Alex: Sure. The term refers to a particular form of society that is even more specialized than that of our own species. Instead of merely living together and interacting in groups, eusocial species have evolved to the point where most individuals have given up reproduction entirely, leaving procreation in the hands of one or a few highly fecund individuals.
Imagine a human city where only a few bloated individuals pop out all
the babies while everyone else keeps their head down and works the factories, tends the fields, and builds the roads. That’s what ants do. They’ve evolved separate reproductive castes and worker castes. Their specialization allows the worker caste to conduct their labor without the distraction of all the time and costs of courtship and reproduction, and allows the reproductive caste to be highly prolific.
Eusocial systems are very efficient. They are also fundamentally
different from social systems like our own, so I’d be cautious about drawing too many parallels.
Eusociality must have some advantages as it has evolved in many
disparate groups of animals. Many people know about the ants, the termites, the bees, and the wasps, but there are also eusocial shrimp, eusocial aphids, and a eusocial mammal, the naked mole rat of
DP: As social insects, ants are excellent communicators. How do ants "talk" to one another and how advanced is there communication?
Alex: That depends on what species of ant you are talking about. No one really knows how many species of ants there are, but we estimate that there might be around 20,000. Spread across that tremendous diversity are a great number of different ways to communicate, and a great variation in the extent to which social behavior and communication ability is developed.
Ants are predominantly chemical, “talking” with each other by what we would consider to be smell and taste. When an ant nest is attacked, for example, some ants will release a volatile chemical that acts as an alarm siren, priming their nestmates to be on the alert and to start acting aggressively.
Different ant species will use different chemicals to do this, produced in glands in different parts of the body. Most ants release their alarm pheromone from a gland in their mouth, but others use glands at the tip of the abdomen. One of my favorites is a group of pudgy little orange ants in the genus Lasius whose alarm pheromone is citronella. If you disturb a nest of these ants the air fills with a thick citronella odor. Some other species smell like blue cheese and others smell like feces.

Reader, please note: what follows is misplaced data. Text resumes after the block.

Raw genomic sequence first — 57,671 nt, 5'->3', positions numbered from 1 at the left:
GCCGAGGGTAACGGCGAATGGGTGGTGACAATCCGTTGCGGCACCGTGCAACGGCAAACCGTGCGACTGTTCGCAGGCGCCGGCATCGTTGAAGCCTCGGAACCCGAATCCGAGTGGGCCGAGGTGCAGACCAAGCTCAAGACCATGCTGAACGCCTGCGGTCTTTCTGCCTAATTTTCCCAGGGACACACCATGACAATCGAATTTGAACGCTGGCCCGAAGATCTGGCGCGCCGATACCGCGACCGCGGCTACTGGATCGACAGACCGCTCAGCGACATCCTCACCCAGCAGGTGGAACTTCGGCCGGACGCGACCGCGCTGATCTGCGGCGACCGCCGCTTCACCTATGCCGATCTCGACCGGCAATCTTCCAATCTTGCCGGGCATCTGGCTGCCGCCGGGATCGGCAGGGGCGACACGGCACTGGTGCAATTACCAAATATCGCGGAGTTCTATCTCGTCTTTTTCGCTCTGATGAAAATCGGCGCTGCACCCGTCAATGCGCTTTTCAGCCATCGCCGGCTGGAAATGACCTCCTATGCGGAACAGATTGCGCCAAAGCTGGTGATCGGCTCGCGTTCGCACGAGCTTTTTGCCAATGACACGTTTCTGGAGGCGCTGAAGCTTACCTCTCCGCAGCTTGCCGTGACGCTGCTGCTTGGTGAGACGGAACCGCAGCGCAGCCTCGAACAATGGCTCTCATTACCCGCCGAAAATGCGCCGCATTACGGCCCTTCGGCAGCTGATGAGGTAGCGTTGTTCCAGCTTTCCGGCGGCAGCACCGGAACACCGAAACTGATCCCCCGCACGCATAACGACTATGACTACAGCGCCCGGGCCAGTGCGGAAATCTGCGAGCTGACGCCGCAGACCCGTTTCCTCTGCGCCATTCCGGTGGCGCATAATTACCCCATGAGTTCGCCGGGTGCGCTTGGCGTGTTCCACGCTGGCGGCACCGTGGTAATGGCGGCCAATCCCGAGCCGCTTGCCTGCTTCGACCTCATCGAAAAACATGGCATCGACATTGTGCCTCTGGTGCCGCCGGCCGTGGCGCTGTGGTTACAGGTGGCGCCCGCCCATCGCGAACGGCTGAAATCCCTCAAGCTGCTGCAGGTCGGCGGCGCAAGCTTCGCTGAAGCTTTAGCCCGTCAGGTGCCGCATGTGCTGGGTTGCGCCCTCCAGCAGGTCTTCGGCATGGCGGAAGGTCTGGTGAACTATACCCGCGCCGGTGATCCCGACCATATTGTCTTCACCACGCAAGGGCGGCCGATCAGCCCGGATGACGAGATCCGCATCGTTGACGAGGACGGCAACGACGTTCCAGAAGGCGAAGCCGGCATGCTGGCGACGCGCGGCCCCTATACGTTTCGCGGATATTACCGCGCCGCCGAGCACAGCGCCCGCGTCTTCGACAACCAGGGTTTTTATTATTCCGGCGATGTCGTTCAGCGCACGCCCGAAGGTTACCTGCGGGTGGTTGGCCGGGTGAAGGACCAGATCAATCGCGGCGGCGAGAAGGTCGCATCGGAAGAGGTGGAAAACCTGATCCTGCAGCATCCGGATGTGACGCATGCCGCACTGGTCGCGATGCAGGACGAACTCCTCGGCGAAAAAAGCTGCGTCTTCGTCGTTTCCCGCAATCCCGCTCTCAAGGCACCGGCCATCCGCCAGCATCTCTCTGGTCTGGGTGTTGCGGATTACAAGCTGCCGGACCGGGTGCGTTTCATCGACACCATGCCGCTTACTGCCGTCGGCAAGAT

Chemicals are also used to lay trails to food sources, to mark territories, to attract mates, and to regulate reproduction. Ants use chemical odors to tell if another ant is from their own colony or a different colony, as each ant colony has a specific odor. Some species can even tell what job a particular worker ant does by its odor.
One of the most striking behaviors of ant colonies is called trophallaxis, or liquid food sharing. Ants will feed each other continually, passing food among ants in much greater volumes than the individual ants need to survive. A constant flow of liquid among colony members helps spread chemical messages and helps to maintain the colony as a coherent unit.
Some ants are able to use sound to communicate. If a leafcutter ant is trapped, she will squeak until her nestmates come to her rescue. Ants also push and pull each other around.
DP: Is it true that ant colonies will attack one another and even capture enemy ants to use as slave labor? Please explain.
Alex: Yes, although this so-called “slave-raiding” is limited to a subset of species. The key to understanding this behavior is to grasp that young ants imprint on the colonies where they emerge from their cocoons. They think they belong to the nest where they were born.
Adult ants are rarely taken in raids, and the raiders normally target the immature ants, the larvae and the pupae. The captured pupae metamorphose into adult ants in the raider’s nest and imprint on
it. Once these captives begin working, they carry on as though they
were in the own nest. No one is holding them against their will.
Some species take “slaves” opportunistically and can survive without
them. But there are other species that have developed the behavior to the point where they are incapable of caring for themselves and have to raid other ant nests if their larvae are to be fed and their nests maintained. The genus Polyergus is the best known of these obligate parasites, they are bright red ants and they conduct spectacular raids on summer afternoons. In some respects it’s an easy way to make a living: let other ants expend all the energy working while you can skim off their labor and use it for your reproduction.
As the ant “slaves” do not recognize their condition, ant slavery is
not really comparable to human slavery and there has been recent discussion among myrmecologists (ant biologists) about adopting a different terminology less burdened with anthropocentric meaning.
DP: Other than humans and primates, ants seem to be the only creatures on earth that learn and teach. How do they do this?
Alex: Well, that’s still a contentious issue among researchers. Whether ants can teach each other is partly a function of the semantics of the word “teaching.” A study done in the
Is that teaching? Maybe. But I’m happy to leave this one for the
philosophers. I suspect the story that only ants and primates can
teach does a disservice to all those other species out there that have not yet been studied.